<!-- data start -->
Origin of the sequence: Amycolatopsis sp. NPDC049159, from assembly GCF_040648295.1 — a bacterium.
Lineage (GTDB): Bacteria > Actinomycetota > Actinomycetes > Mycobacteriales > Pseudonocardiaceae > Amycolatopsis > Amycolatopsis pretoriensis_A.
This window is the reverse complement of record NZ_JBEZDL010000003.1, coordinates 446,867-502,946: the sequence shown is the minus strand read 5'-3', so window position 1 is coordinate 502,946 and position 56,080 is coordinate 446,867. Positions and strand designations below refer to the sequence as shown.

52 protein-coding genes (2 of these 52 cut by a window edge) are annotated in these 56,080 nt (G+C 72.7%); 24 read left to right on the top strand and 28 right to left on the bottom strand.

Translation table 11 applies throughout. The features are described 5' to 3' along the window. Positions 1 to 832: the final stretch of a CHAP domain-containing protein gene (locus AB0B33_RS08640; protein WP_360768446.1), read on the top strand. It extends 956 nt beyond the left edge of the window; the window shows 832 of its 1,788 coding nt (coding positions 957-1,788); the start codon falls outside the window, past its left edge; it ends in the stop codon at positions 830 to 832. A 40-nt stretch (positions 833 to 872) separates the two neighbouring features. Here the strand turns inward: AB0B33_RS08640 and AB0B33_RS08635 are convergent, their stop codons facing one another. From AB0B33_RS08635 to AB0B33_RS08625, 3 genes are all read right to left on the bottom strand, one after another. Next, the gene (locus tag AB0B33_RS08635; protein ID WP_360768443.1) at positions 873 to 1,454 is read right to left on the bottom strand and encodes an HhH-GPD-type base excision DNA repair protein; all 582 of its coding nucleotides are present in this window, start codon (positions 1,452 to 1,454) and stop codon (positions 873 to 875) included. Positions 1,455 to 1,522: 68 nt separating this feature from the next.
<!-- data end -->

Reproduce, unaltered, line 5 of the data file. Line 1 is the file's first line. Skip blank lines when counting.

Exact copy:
Translation table 11 applies throughout. The features are described 5' to 3' along the window. Positions 1 to 832: the final stretch of a CHAP domain-containing protein gene (locus AB0B33_RS08640; protein WP_360768446.1), read on the top strand. It extends 956 nt beyond the left edge of the window; the window shows 832 of its 1,788 coding nt (coding positions 957-1,788); the start codon falls outside the window, past its left edge; it ends in the stop codon at positions 830 to 832. A 40-nt stretch (positions 833 to 872) separates the two neighbouring features. Here the strand turns inward: AB0B33_RS08640 and AB0B33_RS08635 are convergent, their stop codons facing one another. From AB0B33_RS08635 to AB0B33_RS08625, 3 genes are all read right to left on the bottom strand, one after another. Next, the gene (locus tag AB0B33_RS08635; protein ID WP_360768443.1) at positions 873 to 1,454 is read right to left on the bottom strand and encodes an HhH-GPD-type base excision DNA repair protein; all 582 of its coding nucleotides are present in this window, start codon (positions 1,452 to 1,454) and stop codon (positions 873 to 875) included. Positions 1,455 to 1,522: 68 nt separating this feature from the next.